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We’re on the eve of the broad rollout of 5G, yet our most recent poll shows that not only are most consumers are unsure of the benefits of the new technology, but many don't have reliable access to 4G LTE signal.
Carriers are claiming that 5G will be “revolutionary,” and all four major carriers are rushing to launch commercial networks before their competitors. It’s looking likely that Q4 of 2018 will see limited 5G rollouts across the US, with further expansion through 2019.
Clearly carriers are excited about 5G, but we wanted to know exactly how interested consumers are in the new technology. We also wanted to understand exactly what consumers think about the risks of cancer that might arise from overuse of cell phones. Our results showed that a significant proportion of consumers think that radiation from cell phones can increase risks of cancer.
Founded in 2010, Waveform is a leading online reseller of cell phone signal boosters, small cells, and a systems integrator of in-building active and passive distributed antenna systems. The company has worked with over 20,000 customers to improve cell service in buildings of all sizes.
Waveform conducted an online survey of 1,039 American adults between October 3rd and October 6th on SurveyMonkey to better understand consumer opinions about the merger. The results reflect a nationally representative sample, with a of confidence interval of 3%. More information about SurveyMonkey’s online survey methodology is available here.
We wanted to understand exactly how well consumers understand the coming rollout of 5G networks, so we asked 4 questions on this topic.
Despite a surge in carriers talking about their 5G rollouts in the press, a majority of consumers aren’t even aware the 5G is on the way. The bulk of national 5G marketing is yet to come, but clearly there’s quite a bit of work to be done to get the word out.
T-Mobile subscribers reported the highest awareness levels around the 5G rollout. We thought that this might simply be because T-Mobile subscribers skew younger, however further analysis revealed that the same pattern exists across every age group compared to subscribers of other carriers.
We wanted to understand how well our respondents understand the potential benefits of 5G. Only 10.4% of respondents thought they understood the benefits of 5G very well, while 55.6% of respondents felt that they understood “not at all clearly” or “not so clearly.”
This clearly represents an uphill battle for carriers in terms of customer education - simply announcing 5G won’t be enough.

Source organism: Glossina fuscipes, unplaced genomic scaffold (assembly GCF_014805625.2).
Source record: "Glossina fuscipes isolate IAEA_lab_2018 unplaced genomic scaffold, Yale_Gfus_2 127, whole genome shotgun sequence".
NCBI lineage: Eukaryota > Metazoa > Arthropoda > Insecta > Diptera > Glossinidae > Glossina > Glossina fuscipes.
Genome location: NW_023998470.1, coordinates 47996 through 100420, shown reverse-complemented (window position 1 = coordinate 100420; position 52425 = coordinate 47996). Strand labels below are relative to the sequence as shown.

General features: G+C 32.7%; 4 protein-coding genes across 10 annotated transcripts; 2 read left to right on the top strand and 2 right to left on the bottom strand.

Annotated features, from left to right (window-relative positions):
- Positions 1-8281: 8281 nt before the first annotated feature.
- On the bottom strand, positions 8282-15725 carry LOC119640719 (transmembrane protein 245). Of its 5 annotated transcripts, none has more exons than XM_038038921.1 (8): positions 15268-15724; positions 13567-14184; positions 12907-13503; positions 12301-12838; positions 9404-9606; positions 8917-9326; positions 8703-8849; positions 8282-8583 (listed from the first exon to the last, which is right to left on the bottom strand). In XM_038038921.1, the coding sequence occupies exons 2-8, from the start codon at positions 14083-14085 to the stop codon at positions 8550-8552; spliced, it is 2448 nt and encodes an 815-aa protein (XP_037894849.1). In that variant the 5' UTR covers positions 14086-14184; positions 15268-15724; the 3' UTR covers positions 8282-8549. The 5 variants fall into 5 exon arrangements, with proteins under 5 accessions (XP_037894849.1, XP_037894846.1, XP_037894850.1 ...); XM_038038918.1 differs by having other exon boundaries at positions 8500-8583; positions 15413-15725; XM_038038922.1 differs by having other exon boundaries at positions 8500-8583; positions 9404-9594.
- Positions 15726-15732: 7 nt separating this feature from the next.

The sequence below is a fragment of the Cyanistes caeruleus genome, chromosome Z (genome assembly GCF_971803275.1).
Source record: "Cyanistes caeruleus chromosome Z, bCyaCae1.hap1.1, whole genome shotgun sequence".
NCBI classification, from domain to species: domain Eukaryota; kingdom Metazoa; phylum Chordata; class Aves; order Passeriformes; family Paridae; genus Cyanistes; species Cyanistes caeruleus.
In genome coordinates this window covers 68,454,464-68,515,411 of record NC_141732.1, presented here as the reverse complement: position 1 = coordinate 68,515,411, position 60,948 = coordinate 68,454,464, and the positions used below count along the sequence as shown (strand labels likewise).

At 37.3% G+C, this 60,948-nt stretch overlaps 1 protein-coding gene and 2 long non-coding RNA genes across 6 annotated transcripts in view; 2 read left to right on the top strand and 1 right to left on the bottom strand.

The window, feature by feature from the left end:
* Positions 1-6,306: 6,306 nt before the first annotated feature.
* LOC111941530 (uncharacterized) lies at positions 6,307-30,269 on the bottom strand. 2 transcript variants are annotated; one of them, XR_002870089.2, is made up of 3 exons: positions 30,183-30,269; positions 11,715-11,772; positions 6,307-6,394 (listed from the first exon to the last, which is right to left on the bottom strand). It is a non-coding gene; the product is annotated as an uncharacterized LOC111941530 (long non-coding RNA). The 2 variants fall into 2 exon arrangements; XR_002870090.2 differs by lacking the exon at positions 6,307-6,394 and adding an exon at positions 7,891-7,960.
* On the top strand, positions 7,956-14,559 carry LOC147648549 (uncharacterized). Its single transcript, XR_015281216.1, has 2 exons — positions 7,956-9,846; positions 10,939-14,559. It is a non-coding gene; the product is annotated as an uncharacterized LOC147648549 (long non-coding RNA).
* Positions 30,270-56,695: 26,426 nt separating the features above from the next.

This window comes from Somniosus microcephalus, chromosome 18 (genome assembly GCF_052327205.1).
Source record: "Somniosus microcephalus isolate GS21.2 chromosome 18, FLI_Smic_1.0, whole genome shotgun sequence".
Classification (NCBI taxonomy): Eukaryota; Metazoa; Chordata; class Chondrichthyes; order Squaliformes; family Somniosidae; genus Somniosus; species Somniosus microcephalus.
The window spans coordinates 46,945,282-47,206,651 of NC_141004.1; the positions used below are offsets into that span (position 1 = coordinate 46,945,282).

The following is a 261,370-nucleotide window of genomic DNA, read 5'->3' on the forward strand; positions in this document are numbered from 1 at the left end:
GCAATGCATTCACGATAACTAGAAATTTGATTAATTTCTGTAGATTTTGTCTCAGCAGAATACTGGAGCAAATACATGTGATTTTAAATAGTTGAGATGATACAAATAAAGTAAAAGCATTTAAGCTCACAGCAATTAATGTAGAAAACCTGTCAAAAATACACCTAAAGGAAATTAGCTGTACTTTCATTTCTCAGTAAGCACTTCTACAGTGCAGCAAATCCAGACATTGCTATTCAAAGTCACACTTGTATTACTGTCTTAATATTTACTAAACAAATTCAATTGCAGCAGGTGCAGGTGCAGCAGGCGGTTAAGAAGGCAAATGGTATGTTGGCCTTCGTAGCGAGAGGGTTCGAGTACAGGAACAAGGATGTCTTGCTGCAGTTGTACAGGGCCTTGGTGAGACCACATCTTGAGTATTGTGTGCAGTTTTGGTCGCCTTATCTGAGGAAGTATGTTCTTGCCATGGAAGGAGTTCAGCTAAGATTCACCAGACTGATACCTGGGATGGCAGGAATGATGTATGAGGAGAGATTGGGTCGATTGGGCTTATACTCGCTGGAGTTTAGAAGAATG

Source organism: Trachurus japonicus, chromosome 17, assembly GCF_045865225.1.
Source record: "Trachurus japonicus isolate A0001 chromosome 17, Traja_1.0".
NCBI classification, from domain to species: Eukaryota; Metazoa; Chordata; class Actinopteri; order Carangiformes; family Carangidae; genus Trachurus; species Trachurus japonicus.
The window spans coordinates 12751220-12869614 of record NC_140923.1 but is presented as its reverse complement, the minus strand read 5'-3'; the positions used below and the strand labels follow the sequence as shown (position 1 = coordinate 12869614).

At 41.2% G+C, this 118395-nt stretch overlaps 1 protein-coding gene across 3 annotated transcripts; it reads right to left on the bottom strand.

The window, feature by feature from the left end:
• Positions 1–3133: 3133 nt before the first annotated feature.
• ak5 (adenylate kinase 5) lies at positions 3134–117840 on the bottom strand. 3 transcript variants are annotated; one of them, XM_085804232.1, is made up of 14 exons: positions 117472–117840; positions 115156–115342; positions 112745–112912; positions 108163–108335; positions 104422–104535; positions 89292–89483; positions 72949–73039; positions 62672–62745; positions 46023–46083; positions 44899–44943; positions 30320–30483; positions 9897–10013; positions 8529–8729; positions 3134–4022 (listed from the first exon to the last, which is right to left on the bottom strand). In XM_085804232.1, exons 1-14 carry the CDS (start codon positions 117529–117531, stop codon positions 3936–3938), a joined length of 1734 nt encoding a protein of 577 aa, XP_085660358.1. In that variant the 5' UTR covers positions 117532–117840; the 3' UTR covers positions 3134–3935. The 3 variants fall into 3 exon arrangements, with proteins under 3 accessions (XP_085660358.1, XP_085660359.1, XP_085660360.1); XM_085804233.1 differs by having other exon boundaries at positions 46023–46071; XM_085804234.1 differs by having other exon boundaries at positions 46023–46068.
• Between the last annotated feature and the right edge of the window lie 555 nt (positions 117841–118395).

Even though most consumers don’t understand the benefits of 5G, there does seem to be some market interest in the new technology: a larger percentage were excited about the new technology than actually unterstood the benefits.
However, a significant portion of respondents – 38.1% – weren’t excited about the pending 5G rollout.
Verizon has already launched commercial 5G home broadband service in four cities, and T-Mobile has discussed plans to launch its own similar service. We wanted to know exactly how much interest in these services.
While more customers were open to 5G home broadband than opposed to it, most consumers were unsure. It’s evident that the adoption of 5G home broadband will likely depend strongly on performance and pricing.
While carriers are focused on the 5G rollout, we wanted to understand what percentage of users still experience issues with 4G LTE coverage.It’s now been 8 years since carriers first started rolling out 4G LTE, and the technology has released maturity. However, 10.7% of consumers still reported coverage issues in their homes – a significant proportion.
An even larger proportion of users reported signal issues at work. Verizon subscribers reported the best coverage, while Sprint and T-Mobile users reported the worst signal.
One interesting note here is that T-Mobile’s results here were significantly worse than AT&T or Verizon’s, even though their coverage in homes was competitive. AT&T and Verizon have had significantly more established approaches to in-building coverage solutions such as DAS and small cells, which may explain the significant difference in respondent’s experiences.
Looking across both the previous questions, we found that 19.7% of respondents experience 4G LTE signal issues either at home or at work. Clearly there are still significant challenges to providing adequate LTE coverage, despite 5G being around the corner.
Some cities are adopting ordinances to prevent the roll-out of the 5G “small cell” towers that would be required to achieve widespread coverage, despite efforts by the Federal Communications Commission to ease the roll-out process.
Organizations like the EMF Safety Network that are pushing for restrictions to 5G rollouts claim that the new technology, and the “millimeter wave” frequencies that it utilizes, are “scientifically shown to harm people and nature.” The reality is that the research on the subject is as of yet inconclusive.
30.1% of our survey respondents indicated that they believe that cell phone radiation increases the likelihood of cancer - a significant proportion. Carriers will likely continue to see resistance as they attempt to aggressively roll new 5G towers out across the country.
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